General Background

Hyperparathyroidism is a condition in which one or more of parathyroid glands over-produce parathyroid hormone. The parathyroid glands are small glands located adjacent to the thyroid gland in the neck, and they secrete a hormone responsible for the regulation of the body's calcium levels. There are typically four glands in total, two on each side. Elevated parathyroid hormone can cause an elevation in the blood calcium levels. Elevated calcium levels can cause several problems, including kidney stones, osteoporosis, body weakness, abdominal cramping/pain, and behavioral/mood changes. The most common cause of hyperparathyroidism is a parathyroid adenoma, where one of the parathyroid glands has become hyperfunctional. Occasionally hyperparathyroidism is secondary to parathyroid hyperplasia, where all of the glands are moderately hyperfunctional. The diagnosis of hyperparathyroidism is made by blood tests of serum calcium and parathyroid hormone levels. Preoperative imaging studies, such as ultrasound, CT scans, and nuclear medicine scans, can help localize adenomas.

The Procedure

The procedure to remove a parathyroid adenoma is performed under general anesthesia and takes approximately one to two hours; for four-gland hyperplasia, the procedure may take slightly longer. A horizontal incision is made in the neck, typically in a natural skin crease to minimize the appearance of any scar after surgery. The adenoma is carefully dissected away from surrounding important structures, and once removed, the deeper layers of the wound and the skin are then sutured closed. In the case of four gland hyperplasia, 3 and a half gland are removed from the body, while half of one gland is reimplanted in a forearm or shoulder muscle to allow for some residual production of parathyroid hormone. Occasionally a small drain is placed in the wound- this drain is typically removed in one to two days after surgery.

After Surgery

After spending several hours in the recovery area, you will be discharged home. Pain associated with the procedure is typically mild. Most patients often state the worst sensation after surgery is a sore throat, which is caused by the breathing tube placed in the airway during surgery. This sensation usually resolves after several days. If a drain has been placed during surgery, you will return to the office the next day to have it removed. Blood calcium levels will be checked once or twice after surgery to ensure that they remain stable. Approximately one week after surgery, the skin sutures are removed.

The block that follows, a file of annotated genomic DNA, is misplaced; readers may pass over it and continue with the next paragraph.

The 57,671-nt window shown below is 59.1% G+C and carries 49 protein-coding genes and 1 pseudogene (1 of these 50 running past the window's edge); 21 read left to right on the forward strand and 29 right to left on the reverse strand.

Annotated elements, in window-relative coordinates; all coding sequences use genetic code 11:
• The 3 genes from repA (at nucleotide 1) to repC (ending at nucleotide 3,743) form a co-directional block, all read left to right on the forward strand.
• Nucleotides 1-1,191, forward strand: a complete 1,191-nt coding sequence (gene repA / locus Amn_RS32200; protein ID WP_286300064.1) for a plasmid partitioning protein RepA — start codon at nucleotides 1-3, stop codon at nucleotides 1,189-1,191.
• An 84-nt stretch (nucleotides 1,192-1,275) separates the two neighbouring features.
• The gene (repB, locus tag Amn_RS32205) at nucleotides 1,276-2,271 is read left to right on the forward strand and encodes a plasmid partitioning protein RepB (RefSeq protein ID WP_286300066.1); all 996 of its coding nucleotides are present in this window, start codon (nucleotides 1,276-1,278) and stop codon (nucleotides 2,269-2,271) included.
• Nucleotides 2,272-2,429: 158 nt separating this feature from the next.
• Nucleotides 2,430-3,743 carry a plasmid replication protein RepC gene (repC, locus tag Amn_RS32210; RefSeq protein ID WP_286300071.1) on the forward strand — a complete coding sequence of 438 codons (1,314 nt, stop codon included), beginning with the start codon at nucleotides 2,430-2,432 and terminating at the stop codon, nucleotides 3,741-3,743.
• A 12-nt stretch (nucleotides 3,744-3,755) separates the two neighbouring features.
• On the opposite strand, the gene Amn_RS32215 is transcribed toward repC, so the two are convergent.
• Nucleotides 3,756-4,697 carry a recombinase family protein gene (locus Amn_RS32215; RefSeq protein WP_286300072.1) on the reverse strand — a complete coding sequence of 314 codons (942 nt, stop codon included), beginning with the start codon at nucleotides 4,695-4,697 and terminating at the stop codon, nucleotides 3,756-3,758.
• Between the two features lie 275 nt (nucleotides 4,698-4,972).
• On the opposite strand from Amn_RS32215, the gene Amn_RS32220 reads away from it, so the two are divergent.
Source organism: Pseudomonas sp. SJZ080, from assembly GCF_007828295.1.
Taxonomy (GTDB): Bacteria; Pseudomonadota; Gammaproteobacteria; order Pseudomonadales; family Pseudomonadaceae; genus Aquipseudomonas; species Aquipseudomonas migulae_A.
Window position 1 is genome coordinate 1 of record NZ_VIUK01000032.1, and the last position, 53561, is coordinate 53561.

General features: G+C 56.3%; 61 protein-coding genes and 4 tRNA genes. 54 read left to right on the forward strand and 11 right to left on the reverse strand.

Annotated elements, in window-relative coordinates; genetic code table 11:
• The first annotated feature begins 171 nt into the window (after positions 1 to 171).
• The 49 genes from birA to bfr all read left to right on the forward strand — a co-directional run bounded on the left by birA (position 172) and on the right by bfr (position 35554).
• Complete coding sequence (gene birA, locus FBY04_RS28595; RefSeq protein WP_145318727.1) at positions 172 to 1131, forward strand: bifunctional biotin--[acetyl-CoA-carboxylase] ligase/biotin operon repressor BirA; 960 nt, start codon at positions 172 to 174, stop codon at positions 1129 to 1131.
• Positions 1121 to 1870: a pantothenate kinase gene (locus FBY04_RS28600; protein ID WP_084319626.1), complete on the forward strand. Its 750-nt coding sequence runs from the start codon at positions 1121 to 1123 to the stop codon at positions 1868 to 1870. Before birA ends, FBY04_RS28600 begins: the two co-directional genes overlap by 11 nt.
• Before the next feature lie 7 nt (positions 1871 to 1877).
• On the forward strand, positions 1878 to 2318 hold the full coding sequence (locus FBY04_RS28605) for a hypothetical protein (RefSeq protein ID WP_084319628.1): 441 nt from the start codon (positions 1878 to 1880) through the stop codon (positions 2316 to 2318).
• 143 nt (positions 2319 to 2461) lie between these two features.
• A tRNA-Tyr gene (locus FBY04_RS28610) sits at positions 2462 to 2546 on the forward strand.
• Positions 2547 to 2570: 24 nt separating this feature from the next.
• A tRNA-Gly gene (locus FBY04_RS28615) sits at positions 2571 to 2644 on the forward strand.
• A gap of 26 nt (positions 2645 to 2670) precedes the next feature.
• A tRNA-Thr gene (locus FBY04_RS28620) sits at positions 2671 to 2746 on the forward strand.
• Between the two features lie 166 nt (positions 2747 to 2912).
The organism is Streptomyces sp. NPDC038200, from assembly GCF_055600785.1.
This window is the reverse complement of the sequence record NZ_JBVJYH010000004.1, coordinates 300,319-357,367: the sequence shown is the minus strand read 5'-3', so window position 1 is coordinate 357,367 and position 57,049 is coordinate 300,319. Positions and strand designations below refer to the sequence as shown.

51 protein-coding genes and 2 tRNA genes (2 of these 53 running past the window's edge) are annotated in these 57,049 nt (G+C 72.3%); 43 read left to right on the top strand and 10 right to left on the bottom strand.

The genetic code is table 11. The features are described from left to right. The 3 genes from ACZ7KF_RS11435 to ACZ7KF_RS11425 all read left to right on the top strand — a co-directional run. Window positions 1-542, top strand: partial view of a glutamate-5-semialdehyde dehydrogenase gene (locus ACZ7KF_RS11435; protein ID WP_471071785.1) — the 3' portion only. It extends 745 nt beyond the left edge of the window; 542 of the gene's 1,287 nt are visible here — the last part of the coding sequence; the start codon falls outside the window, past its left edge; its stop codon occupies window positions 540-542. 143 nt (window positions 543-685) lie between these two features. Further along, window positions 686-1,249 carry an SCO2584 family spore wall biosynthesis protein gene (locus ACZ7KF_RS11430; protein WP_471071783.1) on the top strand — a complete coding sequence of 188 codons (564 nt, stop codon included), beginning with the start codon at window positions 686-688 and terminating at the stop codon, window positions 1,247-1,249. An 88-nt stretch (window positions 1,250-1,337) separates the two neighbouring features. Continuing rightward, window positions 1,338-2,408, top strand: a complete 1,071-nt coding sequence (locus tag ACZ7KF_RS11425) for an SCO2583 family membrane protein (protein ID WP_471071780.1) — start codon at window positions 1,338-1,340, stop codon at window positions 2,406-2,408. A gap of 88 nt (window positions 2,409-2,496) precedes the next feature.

Risks of Surgery

There are several risks associated with parathyroid surgery. One of the important structures located near the thyroid and parathyroid gland is the recurrent laryngeal nerve. There is a nerve on both the right and left sides, and each is responsible for the movement of the vocal fold in the larynx, or voice box, on that specific side. Damage to the nerve during surgery can cause decreased movement or paralysis of vocal fold on that side, which can result in hoarseness or loss of voice. The risk of this complication is approximately 2 percent. When injury does occur to the nerve, the resulting hoarseness is usually temporary and gradually resolves over time. On the occasions that the voice does not improve, adjunctive procedures can be performed to improve the quality of the voice.

Another risk is hypocalcemia, or low blood calcium levels, after surgery. This occurs because the bones, which have been in a state of calcium depletion with the elevated parathyroid hormone levels, reabsorb calcium from the blood. In addition, the non-adenomatous glands often have decreased function compared to the adenoma, and it may take some time for the function to return back to normal. Low calcium levels can cause fatigue, muscle tightness and cramping, and in severe cases, EKG changes and seizures. Fortunately the rate of temporary hypoparathyroidism (low parathyroid hormone) is very low, and the incidence of permanent hypoparathyroidism is exceedingly rare. After surgery, your blood calcium levels will be checked to monitor for any signs of hypoparathyroidism. You may be started on oral calcium and Vitamin D (a vitamin also involved in calcium regulation) supplementation after surgery in cases of temporary hypoparathyroidism. The risk of temporary hypoparathyroidism is 10 to 20 percent , while the risk of permanent hypoparathyroidism is less than 1%. Once the parathyroid glands have returned to normal function, you will be weaned off the calcium and Vitamin D. In cases of permanent hypoparathyroidism, you would need to remain on daily calcium and Vitamin D supplementation. The risk of bleeding after surgery is very low, typically less than 1%. If any sudden swelling associated with pain or difficulty breathing is noted, immediate evaluation is required. This risk is minimized by the avoidance of any heavy lifting, strenuous activity, straining, or the use of blood-thinning products such as aspirin or NSAIDS for two weeks after surgery. Infection after surgery is a rare complication and is managed by oral antibiotics. Scarring from the surgery is very minimal; often the scar is so well hidden in skin creases that they are virtually unnoticeable. If you have prior history of keloids or hypertrophic scars, however, you may be at risk for larger-than-normal scar formation.